There was a lot of huddle and foul-cry when a story surfaced last year where an agent admitted to paying money to more than 30 NCAA football players through 1990 to 1996. It was a mojor violation but who was to blame.
There is an NCAA rule that while on scholarship, players are prohibited from working. And recently, a lot of college athletes are feeling the heat of this rule. Many a scholarship football players have admitted that they can hardly survive just on the scholarship and the meager stipends and have to turn to their parents or others for monetary support.
A few scholarship football players have admitted to chucking the rule aside and taking up jobs so that they do not go hungry. Although the stipend student players receive varies from college to college, it seems that, on a general scale, it is not enough. Students have various costs to pay and if the stipend they receive is barely enough to feed them, what happens in case there are unforeseen circumstances. For example, what if that 15 year old car they drive breaks down or they have to go home for a family member’s funeral. This throws their budget completely off. Some students even say that with the amount they have left after paying for recurring expenses, they have to survive on fast food which is counterproductive to their workout and training efforts.
A lot of the players come from blue collar families which have to struggle to make ends meet. These families have to bear quite a suffering if they plan to visit their son’s game in some big bowl city and have to compromise to a great extent on everything from travel to food to lodging. On the contrary, the teams enjoy lavish parties thanks to the school program.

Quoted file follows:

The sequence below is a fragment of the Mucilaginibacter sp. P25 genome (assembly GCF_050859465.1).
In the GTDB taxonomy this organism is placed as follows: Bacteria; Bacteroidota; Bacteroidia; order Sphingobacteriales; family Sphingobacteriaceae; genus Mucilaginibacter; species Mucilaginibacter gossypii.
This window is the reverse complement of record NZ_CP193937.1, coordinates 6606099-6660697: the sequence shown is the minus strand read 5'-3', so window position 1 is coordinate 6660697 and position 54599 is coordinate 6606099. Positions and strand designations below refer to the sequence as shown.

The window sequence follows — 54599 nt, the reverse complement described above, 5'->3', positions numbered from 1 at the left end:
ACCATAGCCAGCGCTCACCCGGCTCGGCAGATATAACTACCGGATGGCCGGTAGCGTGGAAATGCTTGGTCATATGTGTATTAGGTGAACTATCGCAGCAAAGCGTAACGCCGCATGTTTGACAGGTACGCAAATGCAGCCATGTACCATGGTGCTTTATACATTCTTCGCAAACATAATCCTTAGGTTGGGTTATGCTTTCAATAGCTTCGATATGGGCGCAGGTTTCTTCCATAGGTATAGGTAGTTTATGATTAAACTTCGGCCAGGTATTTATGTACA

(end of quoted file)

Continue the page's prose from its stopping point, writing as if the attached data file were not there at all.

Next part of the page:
The economics from the college football programs already pay back in double digit millions to the universities and the profit goes in paying multimillion dollar coach salaries and majority of the rest to the university and still, players are paid meager stipends.
All this should really put a light on whether college football players are being underpaid. The NCAA is working on new provisions that will pay stipends ranging from $2,000 to $5,000 but it is said that it has more drawbacks to be implemented and can run the sport to the ground. There definitely needs to be a way scholarship football players’ stipends can satisfy them and help them concentrate on the sport rather than surviving.